Owning a car gives you the liberty to travel far and wide across various terrains. Both familiar and unfamiliar. However, it is vital to inspect and prepare your vehicle for the type of terrain you plan to travel. Different terrains put your car through a lot and demand special care.

Plains

 

Driving in plains is the most common and the less worrisome from the rest. However, driving skills are put to test in these conditions as they are accessed by the majority of motorists on a regular basis which makes this terrain overcrowded. Plains, meaning city and highway these roads demand a completely different approach.

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City

  • Stick to a lane, left or middle lane to be accompanied by slower drivers
  • Watch out for pedestrians at crossings, they have the right on these crossings
  • Keep a safe distance from taxis & autos, common obstacles in Metros, who make sudden swerves
  • Change lanes in 3-5 seconds, look at wing mirrors and over your shoulder for blind spots
  • At the signal shift to neutral and disengage the clutch to save fuel and clutch wear

 

Highway

  • Check the basics like tyre pressure, breaks and fluid levels, rest well before long drives
  • Understand your own limitations and that of your car
  • Wear the seat belts, only then can the airbags save you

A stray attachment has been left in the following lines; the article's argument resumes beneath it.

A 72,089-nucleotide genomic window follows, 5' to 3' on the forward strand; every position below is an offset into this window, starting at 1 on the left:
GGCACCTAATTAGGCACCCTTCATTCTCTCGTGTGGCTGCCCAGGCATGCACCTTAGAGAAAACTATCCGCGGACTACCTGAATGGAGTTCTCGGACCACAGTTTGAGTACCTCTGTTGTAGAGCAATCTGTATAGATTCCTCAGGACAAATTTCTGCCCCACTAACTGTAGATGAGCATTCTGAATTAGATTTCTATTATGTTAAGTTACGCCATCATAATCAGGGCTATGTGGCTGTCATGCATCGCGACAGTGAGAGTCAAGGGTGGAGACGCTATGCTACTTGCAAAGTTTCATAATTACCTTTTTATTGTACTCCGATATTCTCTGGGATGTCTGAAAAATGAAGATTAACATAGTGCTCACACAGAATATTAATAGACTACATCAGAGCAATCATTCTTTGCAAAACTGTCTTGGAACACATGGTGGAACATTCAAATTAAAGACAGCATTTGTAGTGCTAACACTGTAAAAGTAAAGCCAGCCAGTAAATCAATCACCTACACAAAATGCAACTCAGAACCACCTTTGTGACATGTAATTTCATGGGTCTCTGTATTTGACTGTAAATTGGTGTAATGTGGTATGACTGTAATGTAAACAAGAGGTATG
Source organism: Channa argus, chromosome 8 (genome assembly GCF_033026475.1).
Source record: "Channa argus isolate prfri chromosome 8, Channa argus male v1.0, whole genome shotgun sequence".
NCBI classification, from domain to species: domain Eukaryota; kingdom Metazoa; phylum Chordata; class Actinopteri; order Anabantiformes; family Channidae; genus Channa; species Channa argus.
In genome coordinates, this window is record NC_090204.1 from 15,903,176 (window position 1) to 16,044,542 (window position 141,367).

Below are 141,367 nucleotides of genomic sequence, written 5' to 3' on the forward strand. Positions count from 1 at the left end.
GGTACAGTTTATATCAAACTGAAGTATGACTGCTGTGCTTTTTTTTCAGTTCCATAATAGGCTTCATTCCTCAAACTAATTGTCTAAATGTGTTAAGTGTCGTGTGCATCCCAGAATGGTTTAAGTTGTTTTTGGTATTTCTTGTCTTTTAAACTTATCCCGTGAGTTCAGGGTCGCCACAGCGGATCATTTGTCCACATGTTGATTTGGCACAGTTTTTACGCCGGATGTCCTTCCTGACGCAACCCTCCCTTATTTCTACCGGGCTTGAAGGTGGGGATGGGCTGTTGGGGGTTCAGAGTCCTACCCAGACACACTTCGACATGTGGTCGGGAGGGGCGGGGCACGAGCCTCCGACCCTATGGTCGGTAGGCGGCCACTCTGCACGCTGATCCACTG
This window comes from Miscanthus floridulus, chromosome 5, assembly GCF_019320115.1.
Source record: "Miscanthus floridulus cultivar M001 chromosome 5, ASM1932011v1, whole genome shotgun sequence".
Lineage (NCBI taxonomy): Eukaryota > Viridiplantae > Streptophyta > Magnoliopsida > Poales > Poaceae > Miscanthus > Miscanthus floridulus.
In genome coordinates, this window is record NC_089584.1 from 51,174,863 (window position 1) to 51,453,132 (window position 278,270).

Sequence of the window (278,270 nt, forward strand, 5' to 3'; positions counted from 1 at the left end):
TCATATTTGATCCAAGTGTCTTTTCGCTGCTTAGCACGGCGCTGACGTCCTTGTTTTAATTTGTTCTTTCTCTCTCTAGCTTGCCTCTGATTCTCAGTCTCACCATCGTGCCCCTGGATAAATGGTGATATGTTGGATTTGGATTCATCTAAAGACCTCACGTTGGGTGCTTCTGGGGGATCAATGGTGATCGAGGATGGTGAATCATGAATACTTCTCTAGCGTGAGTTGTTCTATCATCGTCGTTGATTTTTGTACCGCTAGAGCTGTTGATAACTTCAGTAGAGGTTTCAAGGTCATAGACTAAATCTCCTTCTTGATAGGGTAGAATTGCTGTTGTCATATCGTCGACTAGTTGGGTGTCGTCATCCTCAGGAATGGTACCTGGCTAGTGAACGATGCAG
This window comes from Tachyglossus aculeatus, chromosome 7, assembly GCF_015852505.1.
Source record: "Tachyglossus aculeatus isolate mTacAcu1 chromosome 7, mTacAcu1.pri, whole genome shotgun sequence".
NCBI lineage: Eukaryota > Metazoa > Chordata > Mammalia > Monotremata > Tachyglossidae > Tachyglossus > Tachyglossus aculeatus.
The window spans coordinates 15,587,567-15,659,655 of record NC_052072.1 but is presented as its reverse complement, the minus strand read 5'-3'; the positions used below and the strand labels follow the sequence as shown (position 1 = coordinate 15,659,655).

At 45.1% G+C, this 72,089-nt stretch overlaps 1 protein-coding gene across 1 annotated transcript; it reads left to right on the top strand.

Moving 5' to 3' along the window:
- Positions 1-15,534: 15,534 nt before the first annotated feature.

• Choose to drive during the day over driving at night and look far ahead
  • Drive with a/c on. This improves mileage by reducing air drag, and switch to fresh air mode every 60 mins

 

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Wet terrain

Rain is always fun so is driving in rain. It is safe and fun on wet terrain if you keep these basics in mind. The risk of hydroplaning is higher during rain as the traction is lost by the thin layer of water between the tyres and tarmac.

  • Turn on the headlamps, wipers to clear the water and slush from the tails splashes of the cars ahead of you, and stay focused
  • Beware of hydroplaning, no instant acceleration or braking. If you hydroplane let go of the pedal and steer straight till you regain control
  • Turn off Cruise control as it may cause you to lose control. If you hydroplane while on cruise control, your car will accelerate rapidly
  • Keep it slow and steady, speed limit signs are for normal conditions. It is not the case during downpours, go easy on the pedal and give yourself more time to reach the destination
  • Don’t wade through flooded streets or roads, you may risk damaging your car beyond a point of repair. Analyse the depth and make sure the water level isn’t above the tyre

Gravel

Going off the beaten track is always fun due to various reasons like an empty road, freedom to speed and push you and your vehicle to the limits. While driving on gravel, keep in mind the abuse your vehicle would have to undergo. Driving on gravel without practicing safety precautions can prove fatal.

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  • Don’t accelerate or brake hard as this may cause your car to spin out due to gravel shifting. Most rollovers happen in gravel tracks
  • Don’t over-speed as you may not have enough traction to bring it to a halt as it is a loosely packed surface you are driving upon
  • With dust and debris flying toward the car it would be best to keep a safe distance from other cars while travelling in packs. Would save you a paint job and a windscreen replacement
  • Drive at a constant speed and brake moderately. Don’t turn while braking to avoid rolling over